- We need to seek out friends and allies to advance causes of justice and help with the work of Tikkun Olam, repairing the world. In the Jewish tradition, we are taught time and again to advocate for strangers and the vulnerable, values that were forgotten in Sodom and Gomorrah, which eventually led to their demise. Abraham and Governor Carr both embodied these values as they fought for justice in their separate places and times, trying to galvanize allies to join their righteous causes.
- The Sodomites had Abraham, and the Japanese-Americans had Carr. Every single day, some place in this world, people are punished unjustly. As Jews, Americans, and citizens of the world, it is our duty to stand for all who are treated unjustly, but we know we cannot do it alone. We must continue to “grab an ally or two” and continue the fight, turning collective punishment into collective blessing.
White House Watch
- The President’s Schedule President Obama arrives in Beijing today, beginning a week-long Asia trip. This trip, President Obama’s 38th foreign excursion and 6th one to Asia, will take him to China, Burma, and Australia – his 2nd time visiting each country. Here is today’s schedule (at the time each of his events for today happened in U.S. Eastern Time – 13 hours behind of China time):
- Sunday (U.S. Eastern Time)
- The President arrived in Beijing at 8:25 PM.
- At 10:30 PM, President Obama met with Indonesian President Joko Widodo.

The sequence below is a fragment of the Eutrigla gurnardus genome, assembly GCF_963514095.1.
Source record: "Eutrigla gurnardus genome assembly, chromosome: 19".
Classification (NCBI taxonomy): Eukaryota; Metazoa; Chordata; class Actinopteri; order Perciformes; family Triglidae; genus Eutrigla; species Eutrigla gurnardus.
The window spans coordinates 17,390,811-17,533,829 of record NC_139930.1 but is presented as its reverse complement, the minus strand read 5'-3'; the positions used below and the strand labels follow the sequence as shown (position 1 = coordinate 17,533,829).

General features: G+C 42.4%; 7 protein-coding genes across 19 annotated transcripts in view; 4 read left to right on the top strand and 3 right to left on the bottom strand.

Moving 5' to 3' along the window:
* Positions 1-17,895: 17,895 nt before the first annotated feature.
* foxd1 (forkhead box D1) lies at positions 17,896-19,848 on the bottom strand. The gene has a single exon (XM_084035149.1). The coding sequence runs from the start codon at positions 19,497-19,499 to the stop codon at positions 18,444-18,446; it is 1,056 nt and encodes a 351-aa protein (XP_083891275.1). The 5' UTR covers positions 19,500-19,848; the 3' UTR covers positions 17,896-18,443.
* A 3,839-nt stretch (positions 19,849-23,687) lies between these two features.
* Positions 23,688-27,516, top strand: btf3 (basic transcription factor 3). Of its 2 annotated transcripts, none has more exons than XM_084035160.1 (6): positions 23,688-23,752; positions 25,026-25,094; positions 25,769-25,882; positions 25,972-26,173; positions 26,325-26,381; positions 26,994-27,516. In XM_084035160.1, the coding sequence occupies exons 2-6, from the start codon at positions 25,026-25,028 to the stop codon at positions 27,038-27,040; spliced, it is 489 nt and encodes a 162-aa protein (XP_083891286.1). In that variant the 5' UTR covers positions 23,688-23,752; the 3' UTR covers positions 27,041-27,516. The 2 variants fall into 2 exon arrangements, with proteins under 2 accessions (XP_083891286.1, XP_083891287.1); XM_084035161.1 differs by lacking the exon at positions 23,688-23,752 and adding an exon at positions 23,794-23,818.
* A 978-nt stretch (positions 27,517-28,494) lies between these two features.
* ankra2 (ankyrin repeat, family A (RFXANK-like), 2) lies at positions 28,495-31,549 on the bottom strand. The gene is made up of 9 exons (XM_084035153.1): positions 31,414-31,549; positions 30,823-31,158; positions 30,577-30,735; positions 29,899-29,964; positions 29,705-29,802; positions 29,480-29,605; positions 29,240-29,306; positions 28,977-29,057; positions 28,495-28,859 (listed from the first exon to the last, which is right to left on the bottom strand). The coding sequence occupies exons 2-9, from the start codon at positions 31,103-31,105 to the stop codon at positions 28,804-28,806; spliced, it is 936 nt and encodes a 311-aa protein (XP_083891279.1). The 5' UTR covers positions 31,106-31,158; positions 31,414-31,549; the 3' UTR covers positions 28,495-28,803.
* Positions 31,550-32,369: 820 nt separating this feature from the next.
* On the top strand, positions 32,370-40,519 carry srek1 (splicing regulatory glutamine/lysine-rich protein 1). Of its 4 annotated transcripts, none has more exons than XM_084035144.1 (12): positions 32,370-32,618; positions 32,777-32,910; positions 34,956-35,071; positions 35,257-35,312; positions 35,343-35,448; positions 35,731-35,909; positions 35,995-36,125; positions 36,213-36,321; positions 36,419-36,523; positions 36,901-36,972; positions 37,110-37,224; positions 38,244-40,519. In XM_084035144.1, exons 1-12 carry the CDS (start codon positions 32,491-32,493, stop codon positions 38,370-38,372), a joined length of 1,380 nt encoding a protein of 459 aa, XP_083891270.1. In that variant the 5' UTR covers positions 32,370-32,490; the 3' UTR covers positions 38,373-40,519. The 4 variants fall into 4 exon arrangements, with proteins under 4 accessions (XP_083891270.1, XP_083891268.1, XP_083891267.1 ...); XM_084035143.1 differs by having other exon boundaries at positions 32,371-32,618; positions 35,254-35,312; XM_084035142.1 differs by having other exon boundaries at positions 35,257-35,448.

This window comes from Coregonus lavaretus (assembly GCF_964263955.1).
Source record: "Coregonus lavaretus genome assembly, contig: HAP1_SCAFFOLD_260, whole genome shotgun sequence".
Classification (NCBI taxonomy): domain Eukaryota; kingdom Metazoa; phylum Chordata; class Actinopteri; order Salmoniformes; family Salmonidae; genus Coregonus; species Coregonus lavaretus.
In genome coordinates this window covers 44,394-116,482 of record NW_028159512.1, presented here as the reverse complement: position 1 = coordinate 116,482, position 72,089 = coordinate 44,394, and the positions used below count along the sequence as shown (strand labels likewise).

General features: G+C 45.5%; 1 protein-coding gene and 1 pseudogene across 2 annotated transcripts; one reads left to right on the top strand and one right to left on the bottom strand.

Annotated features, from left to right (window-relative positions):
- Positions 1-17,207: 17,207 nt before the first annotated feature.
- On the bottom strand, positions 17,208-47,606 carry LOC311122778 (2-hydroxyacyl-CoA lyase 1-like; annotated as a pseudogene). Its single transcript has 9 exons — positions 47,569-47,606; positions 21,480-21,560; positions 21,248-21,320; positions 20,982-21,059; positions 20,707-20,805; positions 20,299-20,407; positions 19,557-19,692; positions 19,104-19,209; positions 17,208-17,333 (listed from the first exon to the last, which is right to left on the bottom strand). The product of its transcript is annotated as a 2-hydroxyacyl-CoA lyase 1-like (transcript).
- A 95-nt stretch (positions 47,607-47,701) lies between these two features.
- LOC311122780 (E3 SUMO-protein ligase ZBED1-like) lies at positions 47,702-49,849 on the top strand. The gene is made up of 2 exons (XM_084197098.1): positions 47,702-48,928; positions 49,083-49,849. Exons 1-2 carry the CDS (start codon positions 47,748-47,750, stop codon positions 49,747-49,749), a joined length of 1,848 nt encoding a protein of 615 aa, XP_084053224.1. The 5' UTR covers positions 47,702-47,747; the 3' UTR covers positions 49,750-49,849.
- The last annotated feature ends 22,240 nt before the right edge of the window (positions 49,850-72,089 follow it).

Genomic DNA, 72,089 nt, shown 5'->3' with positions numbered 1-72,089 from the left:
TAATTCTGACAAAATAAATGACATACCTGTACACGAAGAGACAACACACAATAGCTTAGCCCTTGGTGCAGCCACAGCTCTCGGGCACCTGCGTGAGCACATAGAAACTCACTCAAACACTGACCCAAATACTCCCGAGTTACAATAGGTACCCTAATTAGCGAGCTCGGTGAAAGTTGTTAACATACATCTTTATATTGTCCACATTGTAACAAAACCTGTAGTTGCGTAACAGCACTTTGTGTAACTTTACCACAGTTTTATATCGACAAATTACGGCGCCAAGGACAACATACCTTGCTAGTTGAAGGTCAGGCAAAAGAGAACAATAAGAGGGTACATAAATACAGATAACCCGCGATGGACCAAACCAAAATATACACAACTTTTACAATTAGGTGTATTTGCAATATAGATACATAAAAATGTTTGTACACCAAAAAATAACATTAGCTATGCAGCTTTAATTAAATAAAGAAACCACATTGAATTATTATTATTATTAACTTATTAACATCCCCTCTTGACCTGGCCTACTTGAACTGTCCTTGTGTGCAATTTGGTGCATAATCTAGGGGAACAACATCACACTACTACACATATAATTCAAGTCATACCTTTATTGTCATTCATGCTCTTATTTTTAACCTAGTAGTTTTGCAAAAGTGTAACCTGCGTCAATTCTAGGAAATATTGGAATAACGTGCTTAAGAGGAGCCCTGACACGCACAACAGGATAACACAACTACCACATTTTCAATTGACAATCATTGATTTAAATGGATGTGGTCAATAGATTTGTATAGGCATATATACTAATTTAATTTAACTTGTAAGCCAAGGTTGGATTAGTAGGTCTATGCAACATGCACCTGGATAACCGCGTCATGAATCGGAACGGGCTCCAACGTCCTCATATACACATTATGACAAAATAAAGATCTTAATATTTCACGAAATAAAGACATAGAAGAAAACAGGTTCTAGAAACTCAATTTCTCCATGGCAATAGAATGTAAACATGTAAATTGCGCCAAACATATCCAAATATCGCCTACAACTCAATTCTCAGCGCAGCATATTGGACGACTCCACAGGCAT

- Monday (U.S. Eastern Time)
- At 12 AM (Midnight), Obama met with leaders of the Trans-Pacific Partnership countries at the U.S. embassy in Beijing, before meeting with embassy personnel at 1:05 AM.
- At 1:30 AM, the President met with Australian Prime Minister Tony Abbott, whose country Obama will be visiting in five days, at the U.S. embassy.
- At 3:45 AM, President Obama spoke at the APEC CEO Summit at the Chinese National Convention Center in Beijing, before attending an APEC Welcome Banquet at the Beijing National Aquatics Center at 5:30 AM.
- Obama Nominates Loretta Lynch for AG President Barack Obama nominated a new Attorney General to succeed Eric Holder at a White House ceremony Saturday: U.S. Attorney from New York, Loretta Lynch.
- Lynch is “tough” and “fair,” according to Obama, who also said she “looks to make a difference. She’s not about splash, she is about substance.” If confirmed, she will be the second woman in the nation’s top law enforcement post, the second African-American, and first African-American woman.
- As U.S. Attorney for the Eastern District of New York, a post she held from 1999-2001 (appointed by Bill Clinton), and again since her appointment by President Obama in 2010, Lynch oversees Brooklyn, Queens, Staten Island, and Long Island federal prosecutions.
- At the ceremony, the nominee said to Obama, “Thank you for your faith in me. I will wake up every morning with the protection of the American people [as] my first thought. I will work every day to safeguard our citizens, our liberties, our rights in this great nation, which has given so much to me and my family.” It would be an honor, she said, to “lead the department I love.”
- The President also said Saturday she should be confirmed “without delay,” but “White House aides say he’ll defer to Senate leaders on whether to press ahead with a vote during the coming lame duck session, or to wait until next year, when the Republicans will officially be in the majority,” according to Politico.
- 1989 The United Nations Convention on the Rights of the Child, a human rights treaty, was opened for signature.
- To celebrate the treaty’s 25th anniversary, the UN General Assembly will hold a high-level meeting today recapping the progress made since 1989, and identifying challenges that lay ahead in child rights and planning action for the future.